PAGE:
Dabbe 6: The Return (2015)

Rating: C-

Dir: Hasan Karacadag
Star: Sema Simsek, Fehmi Karaarslan, Nilay Gök, Volkan Ünal
a.k.a. Dab6e

If ever a film needed to be, literally, half as long, this is it. The final entry (so far) in the D@bbe franchise comes in at a whopping one hundred and fifty-three minutes, making it a trial of endurance for the viewer, and not purely for the usual, horror-related reasons. If you’re going to be half an hour longer than The Exorcist, there had better be a damn good reason for it. Spoiler: there isn’t here. The tone is set from the beginning with an extended, largely unnecessary prologue depicting in detail an occult ritual, designed to bring down the wrath of a djinn on Mukadder Yaman. It works, and daughter Ayla (Gök) is traumatized by witnessing her mother’s death.

She’s taken care of by her sister, Zeren (Simsek), and Zeren’s husband Hakan (Ünal), but it quickly becomes clear to the audience that something is very wrong with Ayla. This doesn’t stop Karacadag from stretching this section out to about eighty minutes, before the family finally seeks help from psychiatrist Celal Aydilek (Karaarslan). For the second half of the film, the focus switches largely to him, as he investigates Ayla’s case, discovering the specific nature of the djinn responsible and digging into the murky family history of the Yaman clan. This culminates in a ritual that’s supposed to repossess Ayla, and transfer the demon into someone who’s basically a djinn disposal unit. Except that might not be the best idea.

I do think this is the best-looking of the franchise, largely avoiding the “shot on video” feel of the first entries, except when it goes all found-footage for extended periods in the second half. You will certainly get a lot of opportunity to admire it, because it feels like every point gets made in about three different ways. Once you’ve experienced one of Ayla’s unsettling hallucinations from the inside, you get the idea, but that doesn’t stop the director from giving you more of them. Then Hakan’s. And Zeren’s. Whole subplots could be hacked out, such as the husband’s infidelity, which serves little purpose, except allowing the djinn to demonstrate it knows things it shouldn’t. Sidenote: Turkish wives seem very tolerant.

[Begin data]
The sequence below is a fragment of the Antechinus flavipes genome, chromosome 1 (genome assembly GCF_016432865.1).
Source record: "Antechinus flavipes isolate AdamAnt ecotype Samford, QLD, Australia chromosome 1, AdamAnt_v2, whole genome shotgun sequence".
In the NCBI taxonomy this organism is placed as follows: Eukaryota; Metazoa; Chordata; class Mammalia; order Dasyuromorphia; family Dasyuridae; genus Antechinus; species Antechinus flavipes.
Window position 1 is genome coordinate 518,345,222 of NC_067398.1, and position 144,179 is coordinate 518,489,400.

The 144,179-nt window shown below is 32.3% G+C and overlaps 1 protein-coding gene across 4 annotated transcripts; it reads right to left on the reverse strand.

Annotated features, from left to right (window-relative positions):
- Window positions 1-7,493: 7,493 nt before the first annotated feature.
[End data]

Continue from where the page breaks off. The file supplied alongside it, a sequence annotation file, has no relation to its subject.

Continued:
Suspect I probably hit the cinematic wall not long after Avdilek showed up, not least because the actor’s performance is often unconvincing. Part of that is scripting, since his actions seem largely in violation of all psychiatrist protocol. I was only rarely convinced that he believed in djinn, a key component of the character. Interest proved hard to sustain in the second half, and this felt like it was trying to imitate the Siccin franchise with its emphasis on black magic, rather then going its own way. Some of the effects are quite convincing, and it also gets raw and bloody at times, perhaps more so than any of the previous entries. It almost feels like two films glued together, and might have been better as Dabbe 6.1 and 6.2.